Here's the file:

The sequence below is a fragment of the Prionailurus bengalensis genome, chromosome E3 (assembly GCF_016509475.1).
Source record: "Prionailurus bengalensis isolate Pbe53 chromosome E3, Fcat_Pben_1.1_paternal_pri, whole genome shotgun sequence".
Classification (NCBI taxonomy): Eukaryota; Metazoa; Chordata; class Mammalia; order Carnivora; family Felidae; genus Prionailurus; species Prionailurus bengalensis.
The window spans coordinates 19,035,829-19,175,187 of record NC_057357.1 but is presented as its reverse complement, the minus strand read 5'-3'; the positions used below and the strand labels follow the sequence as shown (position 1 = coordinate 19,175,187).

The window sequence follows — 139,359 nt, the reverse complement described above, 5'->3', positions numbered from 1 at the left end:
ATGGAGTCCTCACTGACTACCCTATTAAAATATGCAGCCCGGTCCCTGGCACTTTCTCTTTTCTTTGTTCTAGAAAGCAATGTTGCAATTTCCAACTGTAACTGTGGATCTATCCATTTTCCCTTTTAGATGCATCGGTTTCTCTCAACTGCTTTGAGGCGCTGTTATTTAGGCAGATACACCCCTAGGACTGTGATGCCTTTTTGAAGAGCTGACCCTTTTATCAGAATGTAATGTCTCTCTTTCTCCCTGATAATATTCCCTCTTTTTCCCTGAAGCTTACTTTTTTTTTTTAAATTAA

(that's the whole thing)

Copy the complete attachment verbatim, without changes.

The sequence below is a fragment of the Prionailurus bengalensis genome, chromosome E3 (assembly GCF_016509475.1).
Source record: "Prionailurus bengalensis isolate Pbe53 chromosome E3, Fcat_Pben_1.1_paternal_pri, whole genome shotgun sequence".
Classification (NCBI taxonomy): Eukaryota; Metazoa; Chordata; class Mammalia; order Carnivora; family Felidae; genus Prionailurus; species Prionailurus bengalensis.
The window spans coordinates 19,035,829-19,175,187 of record NC_057357.1 but is presented as its reverse complement, the minus strand read 5'-3'; the positions used below and the strand labels follow the sequence as shown (position 1 = coordinate 19,175,187).

The window sequence follows — 139,359 nt, the reverse complement described above, 5'->3', positions numbered from 1 at the left end:
ATGGAGTCCTCACTGACTACCCTATTAAAATATGCAGCCCGGTCCCTGGCACTTTCTCTTTTCTTTGTTCTAGAAAGCAATGTTGCAATTTCCAACTGTAACTGTGGATCTATCCATTTTCCCTTTTAGATGCATCGGTTTCTCTCAACTGCTTTGAGGCGCTGTTATTTAGGCAGATACACCCCTAGGACTGTGATGCCTTTTTGAAGAGCTGACCCTTTTATCAGAATGTAATGTCTCTCTTTCTCCCTGATAATATTCCCTCTTTTTCCCTGAAGCTTACTTTTTTTTTTTAAATTAA